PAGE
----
Spanish city to use oranges to generate clean electricity


  • Seville has millions of kilos of unwanted oranges that go to waste every year.
  • Emasesa, the municipal water company, plans to use methane gas produced by fruits’ fermentation to generate electricity.
  • The company’s initial goal is to power the city’s water purification plants.

Some people say Seville, a city in southern Spain, is the “world’s largest orange grove.” The city has around 48,000 trees, filling the air with the sweet scent of Azahar orange blossoms in the spring. However, the millions of kilos of fruit make for a hazard in the winter when they fall into the streets, get crushed by cars, and attract flies.

Now, there is a plan to produce added value from waste- use the methane produced during the unwanted fruits’ fermentation to generate clean electricity.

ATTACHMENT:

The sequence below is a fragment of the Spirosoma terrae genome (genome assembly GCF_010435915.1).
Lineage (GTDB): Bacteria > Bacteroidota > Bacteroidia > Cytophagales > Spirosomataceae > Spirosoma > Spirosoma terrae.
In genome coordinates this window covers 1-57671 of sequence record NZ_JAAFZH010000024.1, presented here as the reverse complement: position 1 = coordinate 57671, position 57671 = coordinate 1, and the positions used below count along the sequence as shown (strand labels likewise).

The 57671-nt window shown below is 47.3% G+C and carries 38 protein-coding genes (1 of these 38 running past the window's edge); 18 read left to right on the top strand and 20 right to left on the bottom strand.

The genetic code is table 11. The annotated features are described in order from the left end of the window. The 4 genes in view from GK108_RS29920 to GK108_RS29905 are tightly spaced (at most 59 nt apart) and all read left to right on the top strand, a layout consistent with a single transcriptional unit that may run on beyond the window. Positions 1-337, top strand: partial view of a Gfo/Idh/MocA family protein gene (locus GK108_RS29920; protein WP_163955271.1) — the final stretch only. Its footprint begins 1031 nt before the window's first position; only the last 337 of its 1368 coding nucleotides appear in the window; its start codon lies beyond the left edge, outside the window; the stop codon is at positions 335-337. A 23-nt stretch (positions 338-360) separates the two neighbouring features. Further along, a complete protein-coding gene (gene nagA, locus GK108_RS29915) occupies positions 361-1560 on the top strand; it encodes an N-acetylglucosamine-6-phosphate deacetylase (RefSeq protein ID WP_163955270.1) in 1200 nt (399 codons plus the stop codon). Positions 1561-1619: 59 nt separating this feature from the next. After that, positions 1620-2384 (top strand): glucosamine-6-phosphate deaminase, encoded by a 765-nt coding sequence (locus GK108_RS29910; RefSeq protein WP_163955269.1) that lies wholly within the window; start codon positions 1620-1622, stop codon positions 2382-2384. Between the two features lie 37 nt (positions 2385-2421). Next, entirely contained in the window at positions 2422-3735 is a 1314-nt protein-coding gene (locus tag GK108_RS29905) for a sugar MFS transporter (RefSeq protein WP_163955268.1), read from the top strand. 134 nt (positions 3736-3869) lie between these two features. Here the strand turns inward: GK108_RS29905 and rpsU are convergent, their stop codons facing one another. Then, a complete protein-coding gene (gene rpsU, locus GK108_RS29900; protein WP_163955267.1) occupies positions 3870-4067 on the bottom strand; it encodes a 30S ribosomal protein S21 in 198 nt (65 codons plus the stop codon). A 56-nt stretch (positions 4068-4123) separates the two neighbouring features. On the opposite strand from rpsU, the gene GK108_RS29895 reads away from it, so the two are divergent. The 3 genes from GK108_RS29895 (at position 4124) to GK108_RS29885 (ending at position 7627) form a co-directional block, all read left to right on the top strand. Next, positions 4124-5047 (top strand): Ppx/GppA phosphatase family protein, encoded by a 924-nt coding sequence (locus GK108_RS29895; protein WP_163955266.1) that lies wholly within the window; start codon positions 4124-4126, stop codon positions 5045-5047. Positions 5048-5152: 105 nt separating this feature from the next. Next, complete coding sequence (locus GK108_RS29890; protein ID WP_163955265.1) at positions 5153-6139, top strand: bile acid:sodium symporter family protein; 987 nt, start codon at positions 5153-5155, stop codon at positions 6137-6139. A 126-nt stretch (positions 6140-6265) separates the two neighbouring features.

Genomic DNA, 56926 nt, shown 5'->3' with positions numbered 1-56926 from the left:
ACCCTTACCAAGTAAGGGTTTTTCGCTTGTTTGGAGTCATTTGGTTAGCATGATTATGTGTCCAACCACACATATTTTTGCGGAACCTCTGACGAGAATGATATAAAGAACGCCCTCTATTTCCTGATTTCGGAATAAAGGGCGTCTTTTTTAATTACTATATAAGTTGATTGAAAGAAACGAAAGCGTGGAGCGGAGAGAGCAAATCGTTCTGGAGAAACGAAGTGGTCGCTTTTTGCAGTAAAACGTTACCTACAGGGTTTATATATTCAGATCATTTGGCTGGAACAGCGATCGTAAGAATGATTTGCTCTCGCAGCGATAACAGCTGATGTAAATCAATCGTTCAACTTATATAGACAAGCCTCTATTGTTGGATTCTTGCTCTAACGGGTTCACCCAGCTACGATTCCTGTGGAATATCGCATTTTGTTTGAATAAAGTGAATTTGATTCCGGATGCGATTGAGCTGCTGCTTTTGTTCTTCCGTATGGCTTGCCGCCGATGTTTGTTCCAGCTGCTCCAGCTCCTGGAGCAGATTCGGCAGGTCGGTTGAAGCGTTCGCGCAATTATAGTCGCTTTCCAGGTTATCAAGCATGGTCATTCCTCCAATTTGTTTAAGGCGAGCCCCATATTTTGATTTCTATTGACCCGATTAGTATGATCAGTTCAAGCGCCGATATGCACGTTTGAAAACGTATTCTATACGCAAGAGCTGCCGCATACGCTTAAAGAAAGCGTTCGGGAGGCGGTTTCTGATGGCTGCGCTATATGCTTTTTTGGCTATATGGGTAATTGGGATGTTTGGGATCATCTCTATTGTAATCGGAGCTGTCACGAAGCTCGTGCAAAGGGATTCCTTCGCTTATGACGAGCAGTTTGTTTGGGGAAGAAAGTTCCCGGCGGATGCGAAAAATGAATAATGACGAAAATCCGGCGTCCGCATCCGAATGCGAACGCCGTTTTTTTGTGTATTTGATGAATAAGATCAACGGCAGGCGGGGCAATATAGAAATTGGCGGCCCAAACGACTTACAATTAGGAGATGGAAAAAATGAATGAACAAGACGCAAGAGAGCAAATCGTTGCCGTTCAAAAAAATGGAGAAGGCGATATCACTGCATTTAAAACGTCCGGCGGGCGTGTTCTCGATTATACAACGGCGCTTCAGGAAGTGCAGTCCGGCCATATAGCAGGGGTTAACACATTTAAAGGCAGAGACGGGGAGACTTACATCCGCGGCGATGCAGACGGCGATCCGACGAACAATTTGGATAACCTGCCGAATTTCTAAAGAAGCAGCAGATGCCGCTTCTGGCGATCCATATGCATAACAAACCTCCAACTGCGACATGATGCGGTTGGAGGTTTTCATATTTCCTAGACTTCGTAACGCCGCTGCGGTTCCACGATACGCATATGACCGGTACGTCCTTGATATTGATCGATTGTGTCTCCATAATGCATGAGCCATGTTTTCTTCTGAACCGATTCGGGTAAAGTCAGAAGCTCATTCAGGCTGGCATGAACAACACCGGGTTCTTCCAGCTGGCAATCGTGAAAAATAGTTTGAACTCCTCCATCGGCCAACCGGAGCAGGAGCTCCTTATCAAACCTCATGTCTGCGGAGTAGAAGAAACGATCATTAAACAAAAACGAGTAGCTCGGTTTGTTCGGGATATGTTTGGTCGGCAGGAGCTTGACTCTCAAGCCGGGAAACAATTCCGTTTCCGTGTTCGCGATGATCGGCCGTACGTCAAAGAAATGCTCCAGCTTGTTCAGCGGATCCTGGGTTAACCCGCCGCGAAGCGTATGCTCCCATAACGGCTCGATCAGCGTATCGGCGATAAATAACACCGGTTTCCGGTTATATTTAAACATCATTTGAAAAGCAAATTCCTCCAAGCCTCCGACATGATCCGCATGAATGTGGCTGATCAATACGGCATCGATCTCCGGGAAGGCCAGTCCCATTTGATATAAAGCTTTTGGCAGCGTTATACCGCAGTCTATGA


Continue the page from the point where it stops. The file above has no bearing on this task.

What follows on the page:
Emasesa, the municipal water company, launched the initial scheme. Thirty-five tons of oranges will be used to produce energy to run one of the water purification plants in the city. The company’s environmental department head, Benigno Lopez, says that they hope to “recycle all the city’s oranges.” To be able to achieve this goal, he estimates that the city has to make an investment of about €250,000.

Around 15,000 tons of fruit are produced in the region, but most are exported to Britain for marmalade because the Spanish don’t eat the oranges.

A vast quantity is still left, usually ending up in a landfill or being used as fertilizer. Though the current goal is to generate energy to run the water purification plants, eventually, the hope is to put surplus energy back into the grid.

The team behind the project says trials have shown that 1,000 kg of fruit produce around 50kWh, which can power five homes for a day. If all the city’s oranges are recycled and the energy produced put back into the grid, it could be possible to power 73,000 homes.

The mayor of Seville, Juan Espadas Cejas, calls Emasesa a “role model in Spain for sustainability and the fight against climate change.”

Source: The Guardian

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